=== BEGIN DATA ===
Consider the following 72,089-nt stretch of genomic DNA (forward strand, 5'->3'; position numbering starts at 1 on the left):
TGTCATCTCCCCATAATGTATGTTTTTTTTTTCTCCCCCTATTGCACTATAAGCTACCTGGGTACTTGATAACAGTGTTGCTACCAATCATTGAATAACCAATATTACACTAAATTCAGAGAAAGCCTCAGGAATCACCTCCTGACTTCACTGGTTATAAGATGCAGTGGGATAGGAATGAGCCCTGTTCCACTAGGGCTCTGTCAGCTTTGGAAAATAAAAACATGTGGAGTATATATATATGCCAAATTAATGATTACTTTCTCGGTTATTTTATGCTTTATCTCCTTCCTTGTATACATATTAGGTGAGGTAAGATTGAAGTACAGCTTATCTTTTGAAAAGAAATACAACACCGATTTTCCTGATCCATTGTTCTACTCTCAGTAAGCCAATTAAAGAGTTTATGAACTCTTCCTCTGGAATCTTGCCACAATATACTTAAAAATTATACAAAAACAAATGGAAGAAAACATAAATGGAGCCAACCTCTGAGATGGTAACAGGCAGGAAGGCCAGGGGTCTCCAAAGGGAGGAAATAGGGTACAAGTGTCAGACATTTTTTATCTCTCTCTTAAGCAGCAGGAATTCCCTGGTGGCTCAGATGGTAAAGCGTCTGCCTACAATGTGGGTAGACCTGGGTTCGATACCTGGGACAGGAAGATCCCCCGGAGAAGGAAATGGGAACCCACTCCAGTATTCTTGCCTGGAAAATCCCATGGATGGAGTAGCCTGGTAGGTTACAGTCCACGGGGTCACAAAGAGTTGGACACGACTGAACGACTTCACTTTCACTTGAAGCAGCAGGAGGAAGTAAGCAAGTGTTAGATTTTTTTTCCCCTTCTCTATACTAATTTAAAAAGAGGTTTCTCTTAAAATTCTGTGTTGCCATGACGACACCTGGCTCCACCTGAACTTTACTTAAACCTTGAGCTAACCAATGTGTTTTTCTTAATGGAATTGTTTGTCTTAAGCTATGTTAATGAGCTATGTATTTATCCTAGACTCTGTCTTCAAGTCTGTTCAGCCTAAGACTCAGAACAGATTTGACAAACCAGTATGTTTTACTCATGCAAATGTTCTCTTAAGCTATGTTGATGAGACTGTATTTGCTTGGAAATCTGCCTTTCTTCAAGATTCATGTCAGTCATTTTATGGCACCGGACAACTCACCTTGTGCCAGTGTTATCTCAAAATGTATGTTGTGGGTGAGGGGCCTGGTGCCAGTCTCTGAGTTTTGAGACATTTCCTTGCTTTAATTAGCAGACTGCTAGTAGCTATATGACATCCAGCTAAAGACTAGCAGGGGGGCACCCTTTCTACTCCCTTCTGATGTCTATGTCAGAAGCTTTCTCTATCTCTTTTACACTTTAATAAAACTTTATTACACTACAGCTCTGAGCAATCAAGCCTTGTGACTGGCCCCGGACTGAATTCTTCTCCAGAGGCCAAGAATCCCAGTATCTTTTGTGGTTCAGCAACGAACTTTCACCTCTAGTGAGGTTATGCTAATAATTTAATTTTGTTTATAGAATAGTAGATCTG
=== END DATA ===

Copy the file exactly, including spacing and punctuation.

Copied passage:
Consider the following 72,089-nt stretch of genomic DNA (forward strand, 5'->3'; position numbering starts at 1 on the left):
TGTCATCTCCCCATAATGTATGTTTTTTTTTTCTCCCCCTATTGCACTATAAGCTACCTGGGTACTTGATAACAGTGTTGCTACCAATCATTGAATAACCAATATTACACTAAATTCAGAGAAAGCCTCAGGAATCACCTCCTGACTTCACTGGTTATAAGATGCAGTGGGATAGGAATGAGCCCTGTTCCACTAGGGCTCTGTCAGCTTTGGAAAATAAAAACATGTGGAGTATATATATATGCCAAATTAATGATTACTTTCTCGGTTATTTTATGCTTTATCTCCTTCCTTGTATACATATTAGGTGAGGTAAGATTGAAGTACAGCTTATCTTTTGAAAAGAAATACAACACCGATTTTCCTGATCCATTGTTCTACTCTCAGTAAGCCAATTAAAGAGTTTATGAACTCTTCCTCTGGAATCTTGCCACAATATACTTAAAAATTATACAAAAACAAATGGAAGAAAACATAAATGGAGCCAACCTCTGAGATGGTAACAGGCAGGAAGGCCAGGGGTCTCCAAAGGGAGGAAATAGGGTACAAGTGTCAGACATTTTTTATCTCTCTCTTAAGCAGCAGGAATTCCCTGGTGGCTCAGATGGTAAAGCGTCTGCCTACAATGTGGGTAGACCTGGGTTCGATACCTGGGACAGGAAGATCCCCCGGAGAAGGAAATGGGAACCCACTCCAGTATTCTTGCCTGGAAAATCCCATGGATGGAGTAGCCTGGTAGGTTACAGTCCACGGGGTCACAAAGAGTTGGACACGACTGAACGACTTCACTTTCACTTGAAGCAGCAGGAGGAAGTAAGCAAGTGTTAGATTTTTTTTCCCCTTCTCTATACTAATTTAAAAAGAGGTTTCTCTTAAAATTCTGTGTTGCCATGACGACACCTGGCTCCACCTGAACTTTACTTAAACCTTGAGCTAACCAATGTGTTTTTCTTAATGGAATTGTTTGTCTTAAGCTATGTTAATGAGCTATGTATTTATCCTAGACTCTGTCTTCAAGTCTGTTCAGCCTAAGACTCAGAACAGATTTGACAAACCAGTATGTTTTACTCATGCAAATGTTCTCTTAAGCTATGTTGATGAGACTGTATTTGCTTGGAAATCTGCCTTTCTTCAAGATTCATGTCAGTCATTTTATGGCACCGGACAACTCACCTTGTGCCAGTGTTATCTCAAAATGTATGTTGTGGGTGAGGGGCCTGGTGCCAGTCTCTGAGTTTTGAGACATTTCCTTGCTTTAATTAGCAGACTGCTAGTAGCTATATGACATCCAGCTAAAGACTAGCAGGGGGGCACCCTTTCTACTCCCTTCTGATGTCTATGTCAGAAGCTTTCTCTATCTCTTTTACACTTTAATAAAACTTTATTACACTACAGCTCTGAGCAATCAAGCCTTGTGACTGGCCCCGGACTGAATTCTTCTCCAGAGGCCAAGAATCCCAGTATCTTTTGTGGTTCAGCAACGAACTTTCACCTCTAGTGAGGTTATGCTAATAATTTAATTTTGTTTATAGAATAGTAGATCTG